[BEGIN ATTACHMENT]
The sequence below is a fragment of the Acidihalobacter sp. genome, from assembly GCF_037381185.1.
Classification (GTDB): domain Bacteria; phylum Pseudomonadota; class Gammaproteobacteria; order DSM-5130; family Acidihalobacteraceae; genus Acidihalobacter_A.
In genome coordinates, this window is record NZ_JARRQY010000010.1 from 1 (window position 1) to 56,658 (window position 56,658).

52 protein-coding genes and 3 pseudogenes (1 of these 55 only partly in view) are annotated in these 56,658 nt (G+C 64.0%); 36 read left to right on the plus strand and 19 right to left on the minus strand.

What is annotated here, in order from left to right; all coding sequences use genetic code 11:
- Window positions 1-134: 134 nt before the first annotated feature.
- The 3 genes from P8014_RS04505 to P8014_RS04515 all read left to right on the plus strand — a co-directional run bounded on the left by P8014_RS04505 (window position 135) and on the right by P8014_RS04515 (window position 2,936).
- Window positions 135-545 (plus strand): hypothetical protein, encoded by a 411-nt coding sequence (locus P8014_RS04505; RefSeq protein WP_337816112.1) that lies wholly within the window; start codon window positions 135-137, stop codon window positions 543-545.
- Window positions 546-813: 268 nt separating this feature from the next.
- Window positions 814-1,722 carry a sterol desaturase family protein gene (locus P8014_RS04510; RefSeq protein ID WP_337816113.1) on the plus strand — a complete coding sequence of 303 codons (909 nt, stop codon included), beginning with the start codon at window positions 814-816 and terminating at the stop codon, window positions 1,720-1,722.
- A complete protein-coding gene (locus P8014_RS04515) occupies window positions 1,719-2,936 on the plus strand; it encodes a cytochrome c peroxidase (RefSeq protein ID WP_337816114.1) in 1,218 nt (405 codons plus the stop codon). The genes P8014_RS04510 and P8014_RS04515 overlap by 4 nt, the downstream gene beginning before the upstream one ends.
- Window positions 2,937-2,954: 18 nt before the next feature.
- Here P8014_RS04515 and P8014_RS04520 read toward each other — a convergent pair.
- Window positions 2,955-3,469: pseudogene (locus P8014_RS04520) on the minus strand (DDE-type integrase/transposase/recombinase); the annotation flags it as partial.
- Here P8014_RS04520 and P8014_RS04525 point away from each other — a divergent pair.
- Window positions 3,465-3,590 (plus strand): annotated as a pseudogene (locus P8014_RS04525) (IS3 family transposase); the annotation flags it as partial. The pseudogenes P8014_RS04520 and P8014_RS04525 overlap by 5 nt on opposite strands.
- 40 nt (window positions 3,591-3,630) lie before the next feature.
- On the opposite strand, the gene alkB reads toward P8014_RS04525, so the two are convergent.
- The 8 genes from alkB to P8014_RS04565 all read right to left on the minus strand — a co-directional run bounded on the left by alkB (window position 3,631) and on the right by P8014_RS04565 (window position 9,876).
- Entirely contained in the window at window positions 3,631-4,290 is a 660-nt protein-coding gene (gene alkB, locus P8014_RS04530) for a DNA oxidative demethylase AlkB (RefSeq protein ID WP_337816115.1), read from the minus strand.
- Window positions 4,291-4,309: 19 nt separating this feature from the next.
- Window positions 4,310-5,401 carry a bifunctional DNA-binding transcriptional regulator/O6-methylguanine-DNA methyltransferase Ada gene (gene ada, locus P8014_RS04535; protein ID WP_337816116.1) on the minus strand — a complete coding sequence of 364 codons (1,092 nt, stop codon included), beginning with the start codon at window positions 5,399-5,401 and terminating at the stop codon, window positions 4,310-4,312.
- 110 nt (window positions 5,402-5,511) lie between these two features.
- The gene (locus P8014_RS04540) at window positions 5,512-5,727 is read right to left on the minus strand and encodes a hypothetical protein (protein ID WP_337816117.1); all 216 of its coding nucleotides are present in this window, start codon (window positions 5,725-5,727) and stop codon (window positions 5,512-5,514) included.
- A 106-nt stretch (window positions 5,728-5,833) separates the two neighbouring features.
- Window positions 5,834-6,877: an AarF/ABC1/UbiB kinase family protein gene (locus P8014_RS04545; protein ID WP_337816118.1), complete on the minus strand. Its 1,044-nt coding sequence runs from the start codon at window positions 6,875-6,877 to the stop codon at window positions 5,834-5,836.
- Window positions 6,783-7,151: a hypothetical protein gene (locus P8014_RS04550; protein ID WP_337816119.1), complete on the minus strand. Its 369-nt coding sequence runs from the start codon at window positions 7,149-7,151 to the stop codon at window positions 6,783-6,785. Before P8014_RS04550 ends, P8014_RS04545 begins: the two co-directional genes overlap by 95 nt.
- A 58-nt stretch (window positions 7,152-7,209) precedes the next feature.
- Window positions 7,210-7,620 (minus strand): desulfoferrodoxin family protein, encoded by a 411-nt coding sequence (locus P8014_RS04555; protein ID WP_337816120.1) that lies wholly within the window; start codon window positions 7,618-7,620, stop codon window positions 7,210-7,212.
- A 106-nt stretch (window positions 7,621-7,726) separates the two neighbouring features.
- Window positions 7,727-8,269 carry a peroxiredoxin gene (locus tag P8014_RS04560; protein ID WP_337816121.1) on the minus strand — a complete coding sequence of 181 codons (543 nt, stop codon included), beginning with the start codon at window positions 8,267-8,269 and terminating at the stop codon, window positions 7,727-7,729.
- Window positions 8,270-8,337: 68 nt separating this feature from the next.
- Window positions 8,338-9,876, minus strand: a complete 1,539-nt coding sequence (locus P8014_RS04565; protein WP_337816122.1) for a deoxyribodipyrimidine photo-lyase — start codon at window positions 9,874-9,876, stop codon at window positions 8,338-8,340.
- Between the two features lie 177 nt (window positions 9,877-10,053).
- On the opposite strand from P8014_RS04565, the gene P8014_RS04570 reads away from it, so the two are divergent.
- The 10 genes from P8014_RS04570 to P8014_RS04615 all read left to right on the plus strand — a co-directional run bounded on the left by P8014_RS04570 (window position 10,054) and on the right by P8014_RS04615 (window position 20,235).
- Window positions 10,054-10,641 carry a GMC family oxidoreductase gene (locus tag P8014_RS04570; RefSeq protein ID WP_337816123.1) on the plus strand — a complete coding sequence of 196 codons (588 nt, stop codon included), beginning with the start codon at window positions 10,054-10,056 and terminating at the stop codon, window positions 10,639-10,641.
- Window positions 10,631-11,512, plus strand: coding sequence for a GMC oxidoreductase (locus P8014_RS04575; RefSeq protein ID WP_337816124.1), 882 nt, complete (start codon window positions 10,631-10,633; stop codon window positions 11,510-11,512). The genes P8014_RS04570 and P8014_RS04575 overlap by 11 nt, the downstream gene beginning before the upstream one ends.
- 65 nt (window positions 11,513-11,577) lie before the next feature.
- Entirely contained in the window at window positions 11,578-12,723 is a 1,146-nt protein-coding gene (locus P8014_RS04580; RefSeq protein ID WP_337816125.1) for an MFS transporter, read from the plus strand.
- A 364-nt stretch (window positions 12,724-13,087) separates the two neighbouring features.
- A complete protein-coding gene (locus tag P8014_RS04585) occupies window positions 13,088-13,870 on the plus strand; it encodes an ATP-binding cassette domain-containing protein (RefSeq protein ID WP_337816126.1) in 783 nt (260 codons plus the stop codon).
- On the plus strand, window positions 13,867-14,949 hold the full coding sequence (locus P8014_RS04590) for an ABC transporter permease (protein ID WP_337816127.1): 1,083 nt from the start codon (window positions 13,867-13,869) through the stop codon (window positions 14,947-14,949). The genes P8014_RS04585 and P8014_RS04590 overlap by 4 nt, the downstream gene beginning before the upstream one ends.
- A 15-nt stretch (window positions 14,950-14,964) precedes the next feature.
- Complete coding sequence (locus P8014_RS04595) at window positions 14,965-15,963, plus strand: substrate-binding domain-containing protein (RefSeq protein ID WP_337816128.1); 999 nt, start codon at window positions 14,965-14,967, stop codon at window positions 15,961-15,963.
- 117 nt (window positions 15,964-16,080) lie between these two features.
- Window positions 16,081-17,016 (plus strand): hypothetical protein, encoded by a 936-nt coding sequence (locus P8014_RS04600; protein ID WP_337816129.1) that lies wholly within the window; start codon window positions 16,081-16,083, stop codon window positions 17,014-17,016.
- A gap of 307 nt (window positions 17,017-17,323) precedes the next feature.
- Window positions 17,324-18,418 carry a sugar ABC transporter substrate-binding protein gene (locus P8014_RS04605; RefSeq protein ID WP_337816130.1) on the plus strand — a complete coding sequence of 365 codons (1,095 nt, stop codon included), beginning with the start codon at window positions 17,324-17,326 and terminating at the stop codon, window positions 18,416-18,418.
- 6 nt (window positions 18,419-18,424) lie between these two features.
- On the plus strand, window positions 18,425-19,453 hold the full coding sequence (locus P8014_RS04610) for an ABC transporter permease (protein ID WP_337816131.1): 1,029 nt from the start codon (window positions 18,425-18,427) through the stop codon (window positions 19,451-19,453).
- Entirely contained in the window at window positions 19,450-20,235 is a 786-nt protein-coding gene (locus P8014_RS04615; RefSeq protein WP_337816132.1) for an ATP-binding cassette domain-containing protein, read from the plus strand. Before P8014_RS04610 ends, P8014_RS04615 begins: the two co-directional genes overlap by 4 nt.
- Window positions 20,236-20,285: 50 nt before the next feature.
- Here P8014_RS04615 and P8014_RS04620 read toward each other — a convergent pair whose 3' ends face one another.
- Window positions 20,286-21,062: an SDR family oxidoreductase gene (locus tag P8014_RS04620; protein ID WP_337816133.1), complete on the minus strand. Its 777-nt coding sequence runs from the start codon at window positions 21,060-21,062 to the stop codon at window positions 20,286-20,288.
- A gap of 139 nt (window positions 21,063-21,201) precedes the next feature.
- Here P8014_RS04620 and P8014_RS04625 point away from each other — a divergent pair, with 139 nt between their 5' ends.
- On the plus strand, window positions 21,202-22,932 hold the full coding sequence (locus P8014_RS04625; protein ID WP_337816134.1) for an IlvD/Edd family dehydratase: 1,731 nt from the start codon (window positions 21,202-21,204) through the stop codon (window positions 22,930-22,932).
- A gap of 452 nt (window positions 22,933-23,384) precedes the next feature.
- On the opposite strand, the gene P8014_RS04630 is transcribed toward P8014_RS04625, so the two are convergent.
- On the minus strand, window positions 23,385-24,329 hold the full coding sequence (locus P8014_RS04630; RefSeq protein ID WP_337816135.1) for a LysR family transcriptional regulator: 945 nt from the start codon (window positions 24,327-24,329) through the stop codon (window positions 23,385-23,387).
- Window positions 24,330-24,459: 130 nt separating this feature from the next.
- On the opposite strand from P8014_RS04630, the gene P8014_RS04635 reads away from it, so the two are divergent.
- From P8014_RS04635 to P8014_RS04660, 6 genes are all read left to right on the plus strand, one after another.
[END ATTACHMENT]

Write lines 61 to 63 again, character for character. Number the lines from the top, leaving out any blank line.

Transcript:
- On the minus strand, window positions 23,385-24,329 hold the full coding sequence (locus P8014_RS04630; RefSeq protein ID WP_337816135.1) for a LysR family transcriptional regulator: 945 nt from the start codon (window positions 24,327-24,329) through the stop codon (window positions 23,385-23,387).
- Window positions 24,330-24,459: 130 nt separating this feature from the next.
- On the opposite strand from P8014_RS04630, the gene P8014_RS04635 reads away from it, so the two are divergent.